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Home > Culture > Architecture > Siddharth Sirohi of Baro Design on the relationship between furniture and body postures
Siddharth Sirohi of Baro Design on the relationship between furniture and body postures

Siddharth Sirohi of Baro Design talks about customising furniture based on aesthetics, functionality and body postures.

Siddharth Sirohi_Founder of Baro Design

What is the first thing you look for when shopping for an office chair? If it’s comfort, Siddharth Sirohi of Baro Design will ask you to reconsider your options. “When it comes to a work chair, I’m going to make that chair just slightly uncomfortable so that you are forced to sit erect. So the moment you get a sense of discomfort you get out, reset and come back again. It is that false sense of comfort that hurts you in the long run,” shares the designer. The Mumbai-based design studio creates furniture pieces that have a purpose as well as are best suited to your lifestyle.

“Our philosophy at Baro Design is to inspire in each one of us the desire to be fully aware and engaged with the present moment. We seek to create a realm wherein each object that surrounds you distils in you a desire to ‘live in the now’,” says Sirohi. It is with this thought process that he made a career shift from production design in films to creating furniture. Sirohi was also the co-founder of the iconic Baro store in Mumbai, from where he branched to focus on his own label.

Baro Design by Siddharth Sirohi

Sirohi started his film career on the sets of Deepa Mehta’s ‘Water’ in 2004 and was nominated for a Filmfare award for his work as a Production Designer for the film ‘A Death in the Gunj’. “As a production designer, you’re always trying to create a sense of, or convey emotions through a visual medium. This effective use of visual and physical structure to evoke an emotional reaction is what we are trying to do as a design studio today,” he shares.

“At Baro Design, the idea is to put the person before design and using design to make the lives better. Therefore when designing a space, it’s pertinent that we ask questions like – what side of the bed do you wake up to, what is the first thing you reach out to, how do you eat, with whom do you eat, how active you are.” Siddharth Sirohi imagines himself in the person’s boots in order to understand their lifestyle choices and actions. Deriving from these little nuances he is able to design furniture and spaces that are a custom-fit to you, and not a standard off-the-rack piece.

Baro Design by Siddharth Sirohi

As a yoga practitioner himself, Sirohi’s designs often reflect his understanding of human body. “Recently, I designed a day bed for a client who hates the idea of working on a desk at home, so he wanted to lounge and work. We created a piece that allowed him to sit in the Dandasana posture – straight legs and erect back but while leaning slightly. At Baro, we work towards creating a design solution based on what will work best for you and your lifestyle.”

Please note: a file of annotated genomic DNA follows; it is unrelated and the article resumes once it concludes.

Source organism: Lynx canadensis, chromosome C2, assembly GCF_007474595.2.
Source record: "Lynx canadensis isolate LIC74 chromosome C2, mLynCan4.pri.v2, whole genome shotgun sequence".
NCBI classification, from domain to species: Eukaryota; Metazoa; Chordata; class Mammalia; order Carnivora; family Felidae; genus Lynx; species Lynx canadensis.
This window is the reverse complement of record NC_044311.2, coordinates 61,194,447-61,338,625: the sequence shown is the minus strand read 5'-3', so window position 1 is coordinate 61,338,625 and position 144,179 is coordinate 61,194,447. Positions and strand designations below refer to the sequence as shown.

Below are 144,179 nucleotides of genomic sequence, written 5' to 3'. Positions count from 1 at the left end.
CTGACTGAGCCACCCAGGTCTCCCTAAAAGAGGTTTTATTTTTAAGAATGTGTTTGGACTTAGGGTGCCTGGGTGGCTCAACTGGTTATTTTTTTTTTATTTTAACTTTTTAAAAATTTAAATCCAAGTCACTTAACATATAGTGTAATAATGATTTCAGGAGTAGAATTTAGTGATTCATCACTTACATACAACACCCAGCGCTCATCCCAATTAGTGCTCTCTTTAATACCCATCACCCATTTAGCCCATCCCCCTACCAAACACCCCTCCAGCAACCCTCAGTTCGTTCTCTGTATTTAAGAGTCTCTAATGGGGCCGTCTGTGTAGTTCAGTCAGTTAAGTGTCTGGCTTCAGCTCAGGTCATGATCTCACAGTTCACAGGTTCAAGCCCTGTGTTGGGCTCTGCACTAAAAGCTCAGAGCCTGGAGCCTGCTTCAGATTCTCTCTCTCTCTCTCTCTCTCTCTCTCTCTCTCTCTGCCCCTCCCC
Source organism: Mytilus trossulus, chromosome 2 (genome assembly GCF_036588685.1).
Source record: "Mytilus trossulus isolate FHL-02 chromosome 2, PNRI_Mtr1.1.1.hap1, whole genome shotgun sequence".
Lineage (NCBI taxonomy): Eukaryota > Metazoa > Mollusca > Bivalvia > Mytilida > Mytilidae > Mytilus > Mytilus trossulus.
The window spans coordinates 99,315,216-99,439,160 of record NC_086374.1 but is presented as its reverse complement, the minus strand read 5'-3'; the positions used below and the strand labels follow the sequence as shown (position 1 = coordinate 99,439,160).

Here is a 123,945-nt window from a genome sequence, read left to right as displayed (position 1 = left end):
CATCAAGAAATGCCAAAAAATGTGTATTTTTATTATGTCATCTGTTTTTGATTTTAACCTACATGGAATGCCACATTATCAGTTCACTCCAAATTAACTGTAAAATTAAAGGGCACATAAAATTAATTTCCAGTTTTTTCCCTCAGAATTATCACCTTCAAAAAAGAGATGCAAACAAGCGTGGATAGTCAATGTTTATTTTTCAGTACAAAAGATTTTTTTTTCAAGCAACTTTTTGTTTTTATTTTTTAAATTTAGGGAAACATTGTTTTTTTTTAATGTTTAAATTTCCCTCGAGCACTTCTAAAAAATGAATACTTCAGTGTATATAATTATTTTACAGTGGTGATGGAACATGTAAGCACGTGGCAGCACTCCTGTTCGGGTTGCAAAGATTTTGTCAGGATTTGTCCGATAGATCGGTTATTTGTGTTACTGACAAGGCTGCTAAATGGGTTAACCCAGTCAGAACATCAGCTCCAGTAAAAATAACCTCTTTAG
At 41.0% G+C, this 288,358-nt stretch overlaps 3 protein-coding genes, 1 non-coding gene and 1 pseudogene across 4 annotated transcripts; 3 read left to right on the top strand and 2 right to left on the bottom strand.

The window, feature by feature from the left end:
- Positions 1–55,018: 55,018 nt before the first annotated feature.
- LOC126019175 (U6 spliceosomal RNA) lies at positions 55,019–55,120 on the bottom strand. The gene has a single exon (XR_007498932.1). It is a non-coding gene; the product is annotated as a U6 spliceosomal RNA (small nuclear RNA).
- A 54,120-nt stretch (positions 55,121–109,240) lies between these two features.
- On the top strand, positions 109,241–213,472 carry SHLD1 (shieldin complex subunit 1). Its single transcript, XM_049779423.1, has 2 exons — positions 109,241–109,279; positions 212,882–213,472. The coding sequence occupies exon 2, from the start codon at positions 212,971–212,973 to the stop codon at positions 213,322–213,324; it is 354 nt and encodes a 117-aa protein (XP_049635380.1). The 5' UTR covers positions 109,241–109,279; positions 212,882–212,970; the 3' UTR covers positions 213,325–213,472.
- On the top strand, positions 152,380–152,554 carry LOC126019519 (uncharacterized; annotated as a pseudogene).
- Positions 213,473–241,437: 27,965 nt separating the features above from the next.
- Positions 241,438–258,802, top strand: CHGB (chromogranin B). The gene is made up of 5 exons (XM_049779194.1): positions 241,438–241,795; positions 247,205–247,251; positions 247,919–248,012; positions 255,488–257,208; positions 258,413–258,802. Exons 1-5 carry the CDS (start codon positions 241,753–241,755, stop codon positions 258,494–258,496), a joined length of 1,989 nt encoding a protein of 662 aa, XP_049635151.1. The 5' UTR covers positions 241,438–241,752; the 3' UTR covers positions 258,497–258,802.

Sirohi through his design challenges the notion of what is comfort. “We’re all built differently for starters and not only are we built differently, we behave differently we sit differently. Some people like to lie down and lounge around, some people are more aware of their posture so they sit erect. In order to understand and guide a person when they are opting for a piece of furniture, my question is often: How lazy are you? Do you want to lounge around like a potato without a care in the world? Sure, we can do that for you. But if you are hitting mid 40-50s your body will start to complain. So while an extremely comfortable piece is great for a short stint, it’s going to hurt you in the long run. It’s finding a balance between what’s comfortable in short and long durations that determines the construction of pieces at Baro Design.”

Baro Design by Siddharth Sirohi

When it comes to design, Sirohi’s endeavour is to create furniture that is drool-worthy. Inspired by mid-century and Japanese design, his line of furniture is based on diligence, precision and equally important, sustainability. Each piece is crafted using well-seasoned, reclaimed teakwood, which means that the wood was previously a door, a bed or even a pillar. This process reduces the burden on the environment and further supports the local community with the employment of local artisans who use traditional wood joinery methods. The construction and design are contemporary while the upholstery are colourful and reflect an Indian ethos. This homegrown furniture label is definitely one that’s custom-made for you.

Akshita Nahar Jain
Sr Associate Editor
Akshita Nahar Jain has worked with various publications, including Elle, Harper’s Bazaar Bride, and Time Out Delhi, and written extensively on fashion and lifestyle. A sucker for alliteration and stylish sitcoms, she enjoys scrolling the web for less travelled destinations.
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